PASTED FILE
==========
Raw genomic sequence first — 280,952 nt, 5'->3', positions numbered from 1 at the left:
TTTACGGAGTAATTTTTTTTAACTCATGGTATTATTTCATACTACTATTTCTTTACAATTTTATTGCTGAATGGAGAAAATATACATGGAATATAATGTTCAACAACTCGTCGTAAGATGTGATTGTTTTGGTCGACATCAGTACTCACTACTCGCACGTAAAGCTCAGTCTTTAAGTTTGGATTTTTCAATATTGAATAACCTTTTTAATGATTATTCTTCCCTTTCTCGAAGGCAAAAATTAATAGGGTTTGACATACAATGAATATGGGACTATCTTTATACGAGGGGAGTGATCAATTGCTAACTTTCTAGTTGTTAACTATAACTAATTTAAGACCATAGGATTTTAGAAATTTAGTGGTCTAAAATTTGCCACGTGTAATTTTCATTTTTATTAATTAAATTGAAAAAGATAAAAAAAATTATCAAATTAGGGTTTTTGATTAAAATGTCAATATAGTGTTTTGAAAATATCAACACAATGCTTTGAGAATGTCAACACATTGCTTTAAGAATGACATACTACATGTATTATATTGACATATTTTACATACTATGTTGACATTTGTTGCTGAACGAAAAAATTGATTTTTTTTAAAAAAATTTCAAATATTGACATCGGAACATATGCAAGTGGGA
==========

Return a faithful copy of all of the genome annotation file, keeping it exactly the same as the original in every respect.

Raw genomic sequence first — 280,952 nt, 5'->3', positions numbered from 1 at the left:
TTTACGGAGTAATTTTTTTTAACTCATGGTATTATTTCATACTACTATTTCTTTACAATTTTATTGCTGAATGGAGAAAATATACATGGAATATAATGTTCAACAACTCGTCGTAAGATGTGATTGTTTTGGTCGACATCAGTACTCACTACTCGCACGTAAAGCTCAGTCTTTAAGTTTGGATTTTTCAATATTGAATAACCTTTTTAATGATTATTCTTCCCTTTCTCGAAGGCAAAAATTAATAGGGTTTGACATACAATGAATATGGGACTATCTTTATACGAGGGGAGTGATCAATTGCTAACTTTCTAGTTGTTAACTATAACTAATTTAAGACCATAGGATTTTAGAAATTTAGTGGTCTAAAATTTGCCACGTGTAATTTTCATTTTTATTAATTAAATTGAAAAAGATAAAAAAAATTATCAAATTAGGGTTTTTGATTAAAATGTCAATATAGTGTTTTGAAAATATCAACACAATGCTTTGAGAATGTCAACACATTGCTTTAAGAATGACATACTACATGTATTATATTGACATATTTTACATACTATGTTGACATTTGTTGCTGAACGAAAAAATTGATTTTTTTTAAAAAAATTTCAAATATTGACATCGGAACATATGCAAGTGGGA